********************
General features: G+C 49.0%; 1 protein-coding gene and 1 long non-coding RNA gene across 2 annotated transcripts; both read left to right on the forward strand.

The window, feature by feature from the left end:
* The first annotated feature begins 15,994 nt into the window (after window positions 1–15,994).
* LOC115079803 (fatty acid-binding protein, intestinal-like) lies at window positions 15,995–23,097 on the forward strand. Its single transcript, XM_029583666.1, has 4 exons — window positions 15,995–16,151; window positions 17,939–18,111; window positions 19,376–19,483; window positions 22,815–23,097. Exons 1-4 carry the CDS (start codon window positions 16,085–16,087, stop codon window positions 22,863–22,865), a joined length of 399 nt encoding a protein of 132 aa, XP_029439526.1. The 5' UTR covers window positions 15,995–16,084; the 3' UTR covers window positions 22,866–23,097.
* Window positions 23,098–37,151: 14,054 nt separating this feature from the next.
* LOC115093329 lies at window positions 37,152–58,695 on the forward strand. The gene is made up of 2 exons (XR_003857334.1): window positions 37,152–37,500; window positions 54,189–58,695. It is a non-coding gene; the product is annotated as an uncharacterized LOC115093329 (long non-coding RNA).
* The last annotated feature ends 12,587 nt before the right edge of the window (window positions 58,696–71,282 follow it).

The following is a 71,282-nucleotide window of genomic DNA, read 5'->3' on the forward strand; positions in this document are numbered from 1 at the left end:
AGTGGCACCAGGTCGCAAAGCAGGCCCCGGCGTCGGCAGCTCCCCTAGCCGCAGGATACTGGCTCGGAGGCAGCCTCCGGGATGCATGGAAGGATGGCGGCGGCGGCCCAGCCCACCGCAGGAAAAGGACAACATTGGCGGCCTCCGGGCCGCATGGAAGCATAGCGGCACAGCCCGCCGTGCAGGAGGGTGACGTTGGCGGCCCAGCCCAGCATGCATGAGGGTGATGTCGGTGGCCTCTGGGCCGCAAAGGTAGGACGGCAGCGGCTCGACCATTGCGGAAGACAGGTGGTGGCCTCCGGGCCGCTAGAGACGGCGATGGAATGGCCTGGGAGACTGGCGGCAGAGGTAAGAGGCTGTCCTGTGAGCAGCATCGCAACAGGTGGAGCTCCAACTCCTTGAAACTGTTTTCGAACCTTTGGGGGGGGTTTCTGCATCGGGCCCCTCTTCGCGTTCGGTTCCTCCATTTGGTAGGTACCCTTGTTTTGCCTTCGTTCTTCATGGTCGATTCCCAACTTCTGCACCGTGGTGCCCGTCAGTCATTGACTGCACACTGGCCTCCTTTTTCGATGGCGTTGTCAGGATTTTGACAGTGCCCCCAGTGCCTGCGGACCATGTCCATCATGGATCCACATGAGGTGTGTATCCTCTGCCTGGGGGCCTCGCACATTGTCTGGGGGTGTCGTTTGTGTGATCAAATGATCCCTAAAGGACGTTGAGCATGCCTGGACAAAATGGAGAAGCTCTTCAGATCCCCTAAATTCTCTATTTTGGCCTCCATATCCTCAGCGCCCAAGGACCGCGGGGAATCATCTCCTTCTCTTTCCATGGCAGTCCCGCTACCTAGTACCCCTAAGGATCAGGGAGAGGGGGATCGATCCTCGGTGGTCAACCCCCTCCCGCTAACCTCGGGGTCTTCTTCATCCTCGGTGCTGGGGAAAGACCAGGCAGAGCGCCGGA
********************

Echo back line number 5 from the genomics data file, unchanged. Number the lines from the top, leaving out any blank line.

* Window positions 23,098–37,151: 14,054 nt separating this feature from the next.